The girl considered his retort then said, “Okay. Point taken.” Maya suddenly gasped. “Tell me that dead man over there did not just move…!”

“That’s the mortician.” On-cue, the man made a loud snore and shifted to a more comfortable position.

Maya snickered a little, crinkling her nose. Santi just realized that Maya crinkled her nose whenever she laughed and crinkled her nose whenever she squinted her eyes, usually during observations. Weird, maybe, but he found it rather endearing.

“Good. I have no idea how to deal with zombies yet,” she told him.

Lucky us, then. Anyway, sorry I could not examine the body sooner. I was busy identifying and investigating two skeletal remains for the NBI the whole day. You know how it is. The AFIS was not much help either. Lots of Filipinos unrecorded…Why did we change funeral homes, by the way?” he asked, lowering his voice and taking a furtive glance at the sleeping mortician.

She lowered hers as well. “Oh, the last one was getting suspicious, I could tell. I would be. Just imagine, four dead bodies in just seven months? I was running out of friends and relatives to ‘kill’. Too bad we can’t bring this new one to your lab. It could be easier with all the equipment there.”

“You forget. One, there are not a lot of equipment. Two, this is unofficial so we can’t make the medico-legal team examine the body. Three, if I were to make a more in-depth examination, I would have to peel away the flesh to make more accurate assumptions on the actual cause of death, and—”

“Which is why it’s good this is not a pile of bones. We don’t have to do too much guesswork. Stab wounds, missing heart…What mortal wouldn’t die? Cause of death: A hungry beast or a psycho on-the-loose. No need to identify the body as he is easily identifiable in this state, plus he was identified by his wife. No need to bother ourselves with his fingerprints and DNA analysis. Really, consider us lucky. All we have to do is identify who and what the killer is.”

“If you ask me, that’s the hardest part of all, and with you being the one who actually hunts them down, I salute and feel sorry for you at the same time.”

“Hmnn. Somehow, I don’t think I’m supposed to say a thank-you at all…Come to think of it, maybe I am sort of good at being an ‘unsub’ profiler, don’t you think?”


“Hel-loooo?!! An ‘unsub’? And to think you worked for the FBI! ‘Unsub’ — UNknown SUBject?”

“I know that. But you’re not a criminal profiler.”

“I said ‘sort of’. Hay, naku, di ka rin istrikto, ano? I just meant that instead of criminals, I profile aswangs and malignos. You know, I saw this feature on the Discovery Channel once about serial killers? They said that studies have shown that many of these serial killers have an extra Y-chromosome. Isn’t that like a kind of mutation? Then that should mean they are like our malignos and aswangs, if you think about it.”

“I don’t want to think about it, frankly. It’s bad enough that people kill people. I just want to continue this examination.”

“Oh, I forgot. You don’t believe much in the power of psychology! Did you even read my initial findings?” Santi nodded and stifled a smile that did not escape Maya who kept a poker face as well. “So how was it?”

“You’ll be glad to know that so far, I support most of your findings, though for obvious reasons, I would not recommend a ‘more thorough autopsy’ at this point,” he replied, quoting her words. “I have bagged his clothes to gather trace evidence which, you know, is standard operating procedure. My assistant does not tend to ask as long as it’s not a dead body I’m hauling in for an unofficial investigation. Got particulates for analyses. I scraped off samples from his nails, too, and hope we get lucky and find DNA traces of the assailant. I will be sending parts of the clothes to UPLB. My entomologist-friend there may be able to find insect activity and identify of which insects exactly from Mauro’s clothing. May help us retrace his footsteps and find out his whereabouts before his body was dumped. As for the bound legs, yes, I believe he was suspended upside-down after he died…At least, let’s take comfort in that.” Santi stopped, giving Maya and himself time to do take comfort in that particular knowledge, however small.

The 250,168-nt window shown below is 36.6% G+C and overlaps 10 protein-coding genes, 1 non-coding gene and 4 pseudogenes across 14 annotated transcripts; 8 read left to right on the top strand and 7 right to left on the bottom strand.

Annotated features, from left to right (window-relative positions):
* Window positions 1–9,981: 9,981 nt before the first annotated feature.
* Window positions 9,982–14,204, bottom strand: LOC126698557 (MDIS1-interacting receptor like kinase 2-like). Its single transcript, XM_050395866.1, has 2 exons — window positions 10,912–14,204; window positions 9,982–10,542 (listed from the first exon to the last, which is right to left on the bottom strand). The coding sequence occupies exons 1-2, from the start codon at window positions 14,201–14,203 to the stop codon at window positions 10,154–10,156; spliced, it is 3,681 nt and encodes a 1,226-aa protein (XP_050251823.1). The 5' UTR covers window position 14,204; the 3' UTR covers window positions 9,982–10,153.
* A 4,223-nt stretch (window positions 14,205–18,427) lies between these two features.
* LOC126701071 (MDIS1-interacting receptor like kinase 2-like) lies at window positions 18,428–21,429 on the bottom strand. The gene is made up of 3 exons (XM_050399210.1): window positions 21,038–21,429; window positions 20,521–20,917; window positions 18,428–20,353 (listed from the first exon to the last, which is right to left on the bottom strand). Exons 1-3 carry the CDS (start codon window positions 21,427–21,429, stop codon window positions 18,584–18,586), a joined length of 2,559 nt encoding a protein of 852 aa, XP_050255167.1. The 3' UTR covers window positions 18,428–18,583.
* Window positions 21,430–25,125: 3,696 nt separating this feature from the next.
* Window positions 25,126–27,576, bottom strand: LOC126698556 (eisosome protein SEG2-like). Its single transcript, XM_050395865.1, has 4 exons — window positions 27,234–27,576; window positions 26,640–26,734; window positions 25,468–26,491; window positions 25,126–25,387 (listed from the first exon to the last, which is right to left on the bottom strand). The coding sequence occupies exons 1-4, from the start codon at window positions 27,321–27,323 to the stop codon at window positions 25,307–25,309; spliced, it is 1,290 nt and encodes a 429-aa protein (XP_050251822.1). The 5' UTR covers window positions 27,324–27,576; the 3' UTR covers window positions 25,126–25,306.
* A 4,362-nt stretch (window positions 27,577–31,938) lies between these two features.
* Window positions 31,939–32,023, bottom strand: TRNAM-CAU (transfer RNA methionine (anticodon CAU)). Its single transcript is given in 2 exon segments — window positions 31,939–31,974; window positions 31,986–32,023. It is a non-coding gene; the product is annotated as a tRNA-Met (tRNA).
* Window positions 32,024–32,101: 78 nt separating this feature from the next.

He harrumphed after a few seconds and got a new pair of clean gloves to put on. Maya hated drama, he reminded himself. “You know, why don’t you just report the way normal people do, anyway?” he continued. “All you had to do was to say that somebody attacked him with something sharp, he defended himself with his arms, was over-powered, killed. His heart was taken out, his legs were tied together, then he was suspended upside-down for some reason, maybe bled out to dry. There! You could have simply stated it that way.”

“You forget,” Maya mimicked him. “One, I am a lot of things, good or bad, except normal. Two, normal is boring. Three, where’s the fun in that? And no, Two and Three are not the same. Three was for your benefit, he he he…

“Yeah. I’m sure.” He sounded sarcastic, but he did know she was right. “You were not-so-correct about the time of death, though, at least by my calculation. I checked body temperature and my conclusion would have been two to three days, too. Well, three to four days now since almost a day has passed. Anyway, it’s January and the snow abroad is melting so our waters are cold as well. Decomp may not have been that fast, actually. The colder the environment, the slower the decomposition. Plus salt tends to slower decomp as well and the ocean is salt-water. So I believe he has been dead a little longer than three days. Now, if I were a real medical examiner, I’d probably be able to tell the exact time he was killed, but—” sniff, “—I am not much good except with bones.”